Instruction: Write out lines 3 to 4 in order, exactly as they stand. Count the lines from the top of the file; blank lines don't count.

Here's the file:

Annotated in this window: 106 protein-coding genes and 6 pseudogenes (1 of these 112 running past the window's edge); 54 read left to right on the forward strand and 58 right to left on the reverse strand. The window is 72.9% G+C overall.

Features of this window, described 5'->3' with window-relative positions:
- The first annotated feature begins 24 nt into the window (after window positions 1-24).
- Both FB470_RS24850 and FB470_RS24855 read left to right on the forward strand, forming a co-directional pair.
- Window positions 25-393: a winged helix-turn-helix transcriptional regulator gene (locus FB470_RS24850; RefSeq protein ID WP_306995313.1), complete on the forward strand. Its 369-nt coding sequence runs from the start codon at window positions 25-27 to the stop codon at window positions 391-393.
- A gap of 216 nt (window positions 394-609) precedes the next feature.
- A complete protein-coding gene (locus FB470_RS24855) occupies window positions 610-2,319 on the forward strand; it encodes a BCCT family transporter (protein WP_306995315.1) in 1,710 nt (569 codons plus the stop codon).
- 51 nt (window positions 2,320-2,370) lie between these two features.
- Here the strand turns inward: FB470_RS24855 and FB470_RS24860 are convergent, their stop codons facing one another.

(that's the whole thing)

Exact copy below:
- The first annotated feature begins 24 nt into the window (after window positions 1-24).
- Both FB470_RS24850 and FB470_RS24855 read left to right on the forward strand, forming a co-directional pair.